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Nov 28, 2019

With ultracold chemistry, researchers get a first look at exactly what happens during a chemical reaction

Posted by in categories: biological, chemistry, engineering

The coldest chemical reaction in the known universe took place in what appears to be a chaotic mess of lasers. The appearance deceives: Deep within that painstakingly organized chaos, in temperatures millions of times colder than interstellar space, Kang-Kuen Ni achieved a feat of precision. Forcing two ultracold molecules to meet and react, she broke and formed the coldest bonds in the history of molecular couplings.

“Probably in the next couple of years, we are the only lab that can do this,” said Ming-Guang Hu, a postdoctoral scholar in the Ni lab and first author on their paper published today in Science. Five years ago, Ni, the Morris Kahn Associate Professor of Chemistry and Chemical Biology and a pioneer of ultracold chemistry, set out to build a new apparatus that could achieve the lowest temperature of any currently available technology. But they couldn’t be sure their intricate engineering would work.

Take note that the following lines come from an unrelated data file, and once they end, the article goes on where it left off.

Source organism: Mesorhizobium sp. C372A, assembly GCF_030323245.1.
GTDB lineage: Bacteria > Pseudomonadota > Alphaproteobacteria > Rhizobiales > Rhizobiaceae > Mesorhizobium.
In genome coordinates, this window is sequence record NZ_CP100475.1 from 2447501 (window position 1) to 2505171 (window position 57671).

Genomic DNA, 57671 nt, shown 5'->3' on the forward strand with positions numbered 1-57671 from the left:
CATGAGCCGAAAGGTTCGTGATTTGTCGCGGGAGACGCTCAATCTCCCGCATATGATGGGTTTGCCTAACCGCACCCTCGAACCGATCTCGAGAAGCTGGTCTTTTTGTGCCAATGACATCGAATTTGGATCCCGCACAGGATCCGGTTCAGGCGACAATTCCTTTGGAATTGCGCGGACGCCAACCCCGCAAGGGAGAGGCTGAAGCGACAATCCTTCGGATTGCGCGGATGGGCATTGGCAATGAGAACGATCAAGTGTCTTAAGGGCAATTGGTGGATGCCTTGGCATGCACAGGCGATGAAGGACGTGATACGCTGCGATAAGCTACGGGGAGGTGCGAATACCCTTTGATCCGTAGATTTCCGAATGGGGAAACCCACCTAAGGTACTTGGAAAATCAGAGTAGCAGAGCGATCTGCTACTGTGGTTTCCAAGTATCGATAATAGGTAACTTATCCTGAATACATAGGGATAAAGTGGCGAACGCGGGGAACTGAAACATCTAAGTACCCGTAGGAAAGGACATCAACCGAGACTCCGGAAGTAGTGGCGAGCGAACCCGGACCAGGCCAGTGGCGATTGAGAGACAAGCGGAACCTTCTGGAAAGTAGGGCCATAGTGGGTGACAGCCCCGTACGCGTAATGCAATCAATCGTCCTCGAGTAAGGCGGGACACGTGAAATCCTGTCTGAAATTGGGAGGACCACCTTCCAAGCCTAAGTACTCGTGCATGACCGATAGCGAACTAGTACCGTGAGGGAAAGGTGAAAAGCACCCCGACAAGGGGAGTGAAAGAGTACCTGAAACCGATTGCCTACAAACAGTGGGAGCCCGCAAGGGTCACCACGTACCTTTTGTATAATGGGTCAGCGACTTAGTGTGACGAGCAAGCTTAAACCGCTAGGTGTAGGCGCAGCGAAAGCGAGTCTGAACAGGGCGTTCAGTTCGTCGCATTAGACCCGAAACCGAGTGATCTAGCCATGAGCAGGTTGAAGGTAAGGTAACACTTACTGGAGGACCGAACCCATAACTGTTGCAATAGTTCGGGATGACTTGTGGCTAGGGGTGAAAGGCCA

Now, they not only performed the coldest reaction yet, they discovered their new apparatus can do something even they did not predict. In such intense cold—500 nanokelvin or just a few millionths of a degree above absolute zero—their slowed to such glacial speeds, Ni and her team could see something no one has been able to see before: the moment when two molecules meet to form two new molecules. In essence, they captured a reaction in its most critical and elusive act.

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